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ISSUE Volunteering for a social cause can help you keep good health

Volunteering can help develop a healthier cardiovascular system and stave off cardiac disease in as little as 10 weeks, says a U.S. study.

The research bolsters the evidence that devoting time and energy to a cause not only makes people feel good, it also impacts physical wellbeing positively.

Hannah Schreier, from the Icahn School of Medicine at Mount Sinai, New York, says, “The volunteers who reported the greatest increases in empathy, altruistic behaviour and mental health were the ones who also saw the greatest improvements in their cardiovascular health.”

Schreier led the study looking at the effect of volunteering on adolescents’ physical health while working at the University of British Columbia, Vancouver, Canada, the Journal of American Medical Association Paediatrics reports.

The study involved 106 teenagers from an urban, inner-city Vancouver high school who were split into two groups, a group that volunteered regularly for 10 weeks and a group that was wait-listed for volunteer activities.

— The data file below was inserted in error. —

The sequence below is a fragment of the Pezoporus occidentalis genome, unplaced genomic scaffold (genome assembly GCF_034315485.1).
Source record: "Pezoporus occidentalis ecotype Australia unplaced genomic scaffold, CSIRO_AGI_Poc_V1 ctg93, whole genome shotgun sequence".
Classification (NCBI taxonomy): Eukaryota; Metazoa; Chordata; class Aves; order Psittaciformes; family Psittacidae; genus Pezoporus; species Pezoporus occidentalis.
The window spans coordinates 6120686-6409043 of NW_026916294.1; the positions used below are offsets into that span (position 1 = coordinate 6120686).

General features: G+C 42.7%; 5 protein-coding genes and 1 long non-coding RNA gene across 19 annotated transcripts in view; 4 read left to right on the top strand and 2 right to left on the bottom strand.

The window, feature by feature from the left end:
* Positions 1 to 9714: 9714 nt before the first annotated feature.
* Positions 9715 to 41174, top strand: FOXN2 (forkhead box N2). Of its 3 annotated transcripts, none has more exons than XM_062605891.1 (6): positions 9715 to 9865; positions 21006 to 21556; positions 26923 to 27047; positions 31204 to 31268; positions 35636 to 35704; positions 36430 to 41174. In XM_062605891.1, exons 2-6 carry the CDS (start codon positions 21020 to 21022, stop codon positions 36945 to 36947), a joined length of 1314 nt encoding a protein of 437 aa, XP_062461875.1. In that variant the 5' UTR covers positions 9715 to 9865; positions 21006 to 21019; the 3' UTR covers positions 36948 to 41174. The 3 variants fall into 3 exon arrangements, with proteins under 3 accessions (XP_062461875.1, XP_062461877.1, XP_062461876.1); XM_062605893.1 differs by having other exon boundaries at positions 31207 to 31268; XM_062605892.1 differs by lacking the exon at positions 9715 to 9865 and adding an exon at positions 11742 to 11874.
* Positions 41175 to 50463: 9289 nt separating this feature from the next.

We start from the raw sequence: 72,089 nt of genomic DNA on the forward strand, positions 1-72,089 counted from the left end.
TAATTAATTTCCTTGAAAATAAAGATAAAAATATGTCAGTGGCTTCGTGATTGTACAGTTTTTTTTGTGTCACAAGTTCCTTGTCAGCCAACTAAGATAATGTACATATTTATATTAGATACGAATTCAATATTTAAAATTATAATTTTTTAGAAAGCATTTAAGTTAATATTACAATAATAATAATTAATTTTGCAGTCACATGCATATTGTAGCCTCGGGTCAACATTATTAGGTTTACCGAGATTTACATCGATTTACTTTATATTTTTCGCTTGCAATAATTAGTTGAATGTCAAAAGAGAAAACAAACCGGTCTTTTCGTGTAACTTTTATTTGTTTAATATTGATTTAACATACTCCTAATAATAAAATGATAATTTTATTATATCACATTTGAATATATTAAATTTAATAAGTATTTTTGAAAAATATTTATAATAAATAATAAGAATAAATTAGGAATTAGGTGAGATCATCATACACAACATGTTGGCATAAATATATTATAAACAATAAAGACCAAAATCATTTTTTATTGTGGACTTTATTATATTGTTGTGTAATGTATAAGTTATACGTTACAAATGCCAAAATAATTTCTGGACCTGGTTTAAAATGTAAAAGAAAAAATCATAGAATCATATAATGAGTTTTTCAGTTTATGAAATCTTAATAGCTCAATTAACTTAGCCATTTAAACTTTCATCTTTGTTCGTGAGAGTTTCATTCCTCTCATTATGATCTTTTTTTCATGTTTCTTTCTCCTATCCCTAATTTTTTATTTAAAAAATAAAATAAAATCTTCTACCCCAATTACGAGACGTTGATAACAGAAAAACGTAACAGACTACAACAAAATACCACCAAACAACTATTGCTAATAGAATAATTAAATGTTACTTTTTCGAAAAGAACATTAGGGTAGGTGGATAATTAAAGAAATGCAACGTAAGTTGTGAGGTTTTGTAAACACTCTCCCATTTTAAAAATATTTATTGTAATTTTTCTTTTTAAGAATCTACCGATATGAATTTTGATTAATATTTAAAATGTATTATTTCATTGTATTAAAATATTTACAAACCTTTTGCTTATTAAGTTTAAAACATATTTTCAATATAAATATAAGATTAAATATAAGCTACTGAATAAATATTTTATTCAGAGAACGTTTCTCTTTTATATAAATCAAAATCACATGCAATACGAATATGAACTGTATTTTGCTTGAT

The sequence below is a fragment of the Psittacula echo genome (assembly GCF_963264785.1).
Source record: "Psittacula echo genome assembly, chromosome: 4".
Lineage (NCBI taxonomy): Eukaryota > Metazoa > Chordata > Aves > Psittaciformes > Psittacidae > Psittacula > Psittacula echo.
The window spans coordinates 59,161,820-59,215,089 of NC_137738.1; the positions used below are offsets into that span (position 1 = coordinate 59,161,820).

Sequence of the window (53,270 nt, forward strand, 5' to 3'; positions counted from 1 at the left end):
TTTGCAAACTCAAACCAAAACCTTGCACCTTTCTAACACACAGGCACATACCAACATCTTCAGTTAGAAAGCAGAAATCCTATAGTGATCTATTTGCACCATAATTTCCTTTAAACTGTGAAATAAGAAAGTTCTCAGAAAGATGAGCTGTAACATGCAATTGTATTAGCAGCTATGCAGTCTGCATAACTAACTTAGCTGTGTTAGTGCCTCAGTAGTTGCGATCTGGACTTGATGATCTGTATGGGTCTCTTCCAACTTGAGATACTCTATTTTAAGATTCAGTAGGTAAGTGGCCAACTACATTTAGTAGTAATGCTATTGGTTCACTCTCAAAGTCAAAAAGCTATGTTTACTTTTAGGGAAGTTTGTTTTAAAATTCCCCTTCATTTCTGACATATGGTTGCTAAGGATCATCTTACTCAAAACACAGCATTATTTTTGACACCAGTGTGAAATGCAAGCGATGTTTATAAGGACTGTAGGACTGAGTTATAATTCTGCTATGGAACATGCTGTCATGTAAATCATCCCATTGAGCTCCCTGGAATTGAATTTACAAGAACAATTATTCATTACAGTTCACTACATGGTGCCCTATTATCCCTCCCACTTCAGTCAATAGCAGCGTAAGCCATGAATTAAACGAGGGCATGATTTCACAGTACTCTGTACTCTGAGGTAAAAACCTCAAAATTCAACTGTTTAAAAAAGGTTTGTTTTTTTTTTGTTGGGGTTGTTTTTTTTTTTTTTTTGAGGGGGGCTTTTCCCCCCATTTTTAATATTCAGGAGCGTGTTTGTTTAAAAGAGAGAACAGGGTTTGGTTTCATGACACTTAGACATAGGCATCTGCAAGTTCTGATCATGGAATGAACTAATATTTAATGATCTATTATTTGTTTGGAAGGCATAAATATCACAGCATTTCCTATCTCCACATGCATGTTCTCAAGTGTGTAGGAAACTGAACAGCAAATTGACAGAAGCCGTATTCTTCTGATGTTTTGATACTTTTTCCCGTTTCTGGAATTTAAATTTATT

Researchers measured the students’ body mass index (BMI), inflammation levels which affect heart’s health and cholesterol scores before and after the study.

The volunteer group of students spent one hour per week working with elementary school children in after-school programmes in their neighbourhood.

After 10 weeks they had lower levels of inflammation and cholesterol and lower (body mass index) BMIs than the students who were wait-listed.

Schreier says, “It was encouraging to see how a social intervention to support members of the community also improved the health of adolescents.”

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